Is The NRA Doomed?

In Gun Fight; the Battle Over the Right to Bear Arms in AmericaAdam Winkler tries to play it both ways. He acknowledges the inescapable fact of American gun ownership while arguing for “common sense” gun control (or some such thing). Needless to say, anyone on either side of his position is, by definition, an extremist. A conflagration of fanatics that includes—you guessed it—the NRA. Winkler focuses in on the NRA’s attempt to torpedo the Heller lawsuit in favor of their own Second Amendment D.C. court case. Here’s the inside dope, ascribed to the non-NRA brief who represented Heller in front of America’s highest court . . .

[Alan] Gura suspected the NRA was fearful its fund-raising machine might grind to a halt if the Supreme Court held that the Second Amendment guaranteed an individual’s right to own guns.

Really? Really? It’s hard to imagine that the NRA would be cynical enough to put its financial health ahead of Americans’ gun rights. But it’s not inconceivable. The gun rights org plays realpolitik like Amarillo Slim Preston played poker.

In its lobbying efforts, the NRA’s ready, willing and able to horse trade what’s right for what’s possible or, if you prefer, what’s best in the long-term view. As Winkler and Gura wonder, best for whom?

The image above illustrates the conundrum: gun rights equals uh-oh equals the NRA will save you equals buying something from the NRA equals supporting right-wing politics against left-wing loonies (i.e. Occupy Wall Street).

There’s also something in there about white people. Mind you, I’m not accusing the NRA of racism. But you only have to scan their website to know the gun rights group has done little to nothing to recruit black and hispanic gun owners.

Incorporating members from these two groups would do much to defuse hard-core gun control advocates, who draw their support exclusively from the left of the political spectrum. It would also give the NRA more, dare I say it, soul.

And boy do they need it. I recently attended a Friends of the NRA dinner. There wasn’t a single minority in the building. As we say in these parts, it was OFWGs (Old Fat White Guys) uber alles. With all the excitement that entails.

I make that two “challenges” for the NRA’s future: recruiting minorities and replacing white guys heading for the happy hunting grounds in the sky. Would a Call of Duty player have had a good time at the FOTNRA gig? Not unless they brought their XBox.

The NRA would do well to consider the possibility that their endless “the gun grabbers are coming!” alarms turn-off (or fail to excite) their caucasian core. White Americans growing up without draconian gun control—thanks in large part to the NRA—must wonder WTF the NRA’s on about.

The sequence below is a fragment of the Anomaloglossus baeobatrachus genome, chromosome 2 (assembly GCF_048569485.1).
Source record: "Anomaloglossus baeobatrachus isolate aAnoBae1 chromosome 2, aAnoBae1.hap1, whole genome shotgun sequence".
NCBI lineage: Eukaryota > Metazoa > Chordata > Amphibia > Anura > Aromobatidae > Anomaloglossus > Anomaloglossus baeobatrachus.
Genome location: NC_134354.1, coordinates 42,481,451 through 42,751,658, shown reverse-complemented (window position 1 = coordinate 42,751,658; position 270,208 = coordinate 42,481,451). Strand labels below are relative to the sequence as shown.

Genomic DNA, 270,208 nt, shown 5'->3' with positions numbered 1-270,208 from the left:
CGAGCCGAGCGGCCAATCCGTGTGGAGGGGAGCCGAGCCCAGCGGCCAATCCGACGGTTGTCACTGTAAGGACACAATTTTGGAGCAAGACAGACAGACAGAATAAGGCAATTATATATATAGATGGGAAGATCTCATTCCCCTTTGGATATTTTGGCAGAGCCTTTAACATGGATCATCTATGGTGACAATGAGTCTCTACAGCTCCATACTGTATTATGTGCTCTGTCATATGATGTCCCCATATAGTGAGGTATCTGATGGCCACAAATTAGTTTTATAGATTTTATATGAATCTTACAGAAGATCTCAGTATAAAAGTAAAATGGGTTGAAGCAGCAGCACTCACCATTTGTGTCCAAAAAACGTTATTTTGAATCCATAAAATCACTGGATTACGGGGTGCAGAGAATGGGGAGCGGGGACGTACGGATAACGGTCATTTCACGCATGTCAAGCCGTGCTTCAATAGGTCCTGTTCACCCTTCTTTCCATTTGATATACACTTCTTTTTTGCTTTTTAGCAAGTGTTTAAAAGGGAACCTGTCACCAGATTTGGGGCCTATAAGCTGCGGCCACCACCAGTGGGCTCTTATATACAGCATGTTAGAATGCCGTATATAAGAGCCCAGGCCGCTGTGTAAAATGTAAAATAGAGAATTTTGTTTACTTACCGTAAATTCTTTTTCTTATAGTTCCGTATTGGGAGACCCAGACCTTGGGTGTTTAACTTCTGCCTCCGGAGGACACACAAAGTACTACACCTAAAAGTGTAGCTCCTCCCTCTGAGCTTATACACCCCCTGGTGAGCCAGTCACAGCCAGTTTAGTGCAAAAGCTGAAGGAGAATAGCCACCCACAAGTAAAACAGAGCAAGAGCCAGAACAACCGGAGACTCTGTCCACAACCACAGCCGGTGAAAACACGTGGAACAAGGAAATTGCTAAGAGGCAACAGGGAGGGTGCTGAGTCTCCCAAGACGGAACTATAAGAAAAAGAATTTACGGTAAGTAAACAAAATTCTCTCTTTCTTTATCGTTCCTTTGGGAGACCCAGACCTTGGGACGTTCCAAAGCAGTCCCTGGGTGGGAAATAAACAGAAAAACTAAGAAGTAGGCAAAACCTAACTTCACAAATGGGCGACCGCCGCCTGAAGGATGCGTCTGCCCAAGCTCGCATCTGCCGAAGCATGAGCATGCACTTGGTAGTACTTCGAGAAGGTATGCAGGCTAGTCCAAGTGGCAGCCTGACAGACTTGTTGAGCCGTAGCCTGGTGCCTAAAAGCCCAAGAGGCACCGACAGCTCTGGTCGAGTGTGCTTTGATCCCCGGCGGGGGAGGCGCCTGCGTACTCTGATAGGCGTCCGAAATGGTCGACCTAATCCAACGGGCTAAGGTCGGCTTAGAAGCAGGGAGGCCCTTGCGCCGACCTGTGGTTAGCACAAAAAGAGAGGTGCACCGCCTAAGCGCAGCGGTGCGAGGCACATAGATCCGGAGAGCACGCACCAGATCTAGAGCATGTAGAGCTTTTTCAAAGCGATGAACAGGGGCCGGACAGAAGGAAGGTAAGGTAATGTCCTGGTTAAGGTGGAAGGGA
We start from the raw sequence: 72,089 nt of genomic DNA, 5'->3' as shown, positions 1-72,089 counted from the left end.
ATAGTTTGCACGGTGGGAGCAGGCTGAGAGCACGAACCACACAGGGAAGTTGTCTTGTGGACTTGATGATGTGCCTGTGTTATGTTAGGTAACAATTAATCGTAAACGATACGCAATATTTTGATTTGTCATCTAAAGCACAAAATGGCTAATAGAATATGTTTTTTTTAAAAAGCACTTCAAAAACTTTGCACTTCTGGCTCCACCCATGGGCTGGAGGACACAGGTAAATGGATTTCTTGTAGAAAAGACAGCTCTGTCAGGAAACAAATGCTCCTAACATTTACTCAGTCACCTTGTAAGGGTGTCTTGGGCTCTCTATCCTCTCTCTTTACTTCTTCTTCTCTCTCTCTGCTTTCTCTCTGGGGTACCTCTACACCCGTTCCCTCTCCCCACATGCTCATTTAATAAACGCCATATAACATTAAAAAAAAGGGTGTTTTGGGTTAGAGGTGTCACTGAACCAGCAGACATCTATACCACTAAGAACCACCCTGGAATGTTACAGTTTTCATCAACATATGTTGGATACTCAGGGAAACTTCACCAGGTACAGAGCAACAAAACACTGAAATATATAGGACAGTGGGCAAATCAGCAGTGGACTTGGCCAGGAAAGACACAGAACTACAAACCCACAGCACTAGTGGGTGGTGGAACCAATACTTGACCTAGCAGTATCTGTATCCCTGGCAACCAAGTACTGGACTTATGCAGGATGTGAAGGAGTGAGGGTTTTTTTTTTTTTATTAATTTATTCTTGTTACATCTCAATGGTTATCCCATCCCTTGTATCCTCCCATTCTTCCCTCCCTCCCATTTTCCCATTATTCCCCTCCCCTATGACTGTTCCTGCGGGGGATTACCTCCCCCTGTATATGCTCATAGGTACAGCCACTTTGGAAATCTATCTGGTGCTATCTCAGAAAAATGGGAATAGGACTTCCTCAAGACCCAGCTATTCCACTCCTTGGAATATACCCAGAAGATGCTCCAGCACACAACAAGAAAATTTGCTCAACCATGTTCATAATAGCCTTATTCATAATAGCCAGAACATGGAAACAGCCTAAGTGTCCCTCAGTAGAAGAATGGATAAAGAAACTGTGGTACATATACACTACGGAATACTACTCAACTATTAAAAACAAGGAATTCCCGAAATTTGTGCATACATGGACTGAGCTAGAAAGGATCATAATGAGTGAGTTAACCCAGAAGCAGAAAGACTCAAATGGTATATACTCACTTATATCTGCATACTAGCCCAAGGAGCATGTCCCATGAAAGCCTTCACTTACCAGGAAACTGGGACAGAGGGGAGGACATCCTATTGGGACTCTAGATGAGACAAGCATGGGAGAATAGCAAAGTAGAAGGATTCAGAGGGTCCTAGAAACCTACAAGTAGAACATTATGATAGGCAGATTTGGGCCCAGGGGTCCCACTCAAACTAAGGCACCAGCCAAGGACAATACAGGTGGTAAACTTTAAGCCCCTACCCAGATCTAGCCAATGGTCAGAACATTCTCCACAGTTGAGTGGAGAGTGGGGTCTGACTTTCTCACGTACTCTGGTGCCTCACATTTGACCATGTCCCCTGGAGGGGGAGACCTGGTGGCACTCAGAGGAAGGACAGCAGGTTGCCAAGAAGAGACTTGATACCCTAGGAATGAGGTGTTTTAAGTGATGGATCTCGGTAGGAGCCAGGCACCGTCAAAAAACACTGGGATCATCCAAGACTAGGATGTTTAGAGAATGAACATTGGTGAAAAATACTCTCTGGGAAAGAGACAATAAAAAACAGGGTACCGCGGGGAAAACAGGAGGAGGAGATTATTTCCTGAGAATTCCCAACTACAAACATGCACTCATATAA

To bring in minorities and young folk, the NRA needs to turn the volume knob down from 18 to 5, create some kind of Johnny Appleseed project for concealed carry and take it to the streets. Moderation might not swell the corporate coffers, but I reckon the gun rights groups’ long-term survival depends on it.

Winkler’s work chronicles the NRA’s evolution from a gun control-sympathetic marksmanship training org to anti-gun control Chicken Littles (with extremely sharp claws). Perhaps the NRA will pull a Madonna and reinvent itself. It could be a gun rights group that represents all Americans in a calm, forceful and, most importantly for its future, funky way.

Meanwhile, I passed on bidding for the NRA toaster. And it has nothing to do with the fact that I prefer brown bread.

comments

  1. avatar Chris Dumm says:

    The long-term future of any sport that only appeals to a single minority is far from certain. Anglo/European-Americans will be a minority in a few generations, and if we (I say ‘we’ because I happen to have been born into that demographic) want the 2nd Amendment to outlast our children we need to broaden it’s appeal and accessibility to *all* Americans.

    Stereotypes, whether they’re about (angry) white (supremacists) or (urban) black and Latino (gang-bangers), are extremely dangerous to the 2nd Amendment. I’m disappointed that the NRA seems to be hunkering down into a Rural White Rifle Association, flooding it’s convention halls with country music, and ignoring the other 75% of the country.

    1. avatar Ordine Nuovo says:

      What’s wrong with having an armed, rural White party? If we are going to be a minority we should be capable of collective self-defense. Minorities always suffer at the hands of armed majorities.

      1. avatar sdog says:

        “What’s wrong with having an armed, rural White party?”

        its not a sustainable business model, that’s the problem. not all “white people” are rural for starters. not all people hunt (a skill that i would love to learn i might add)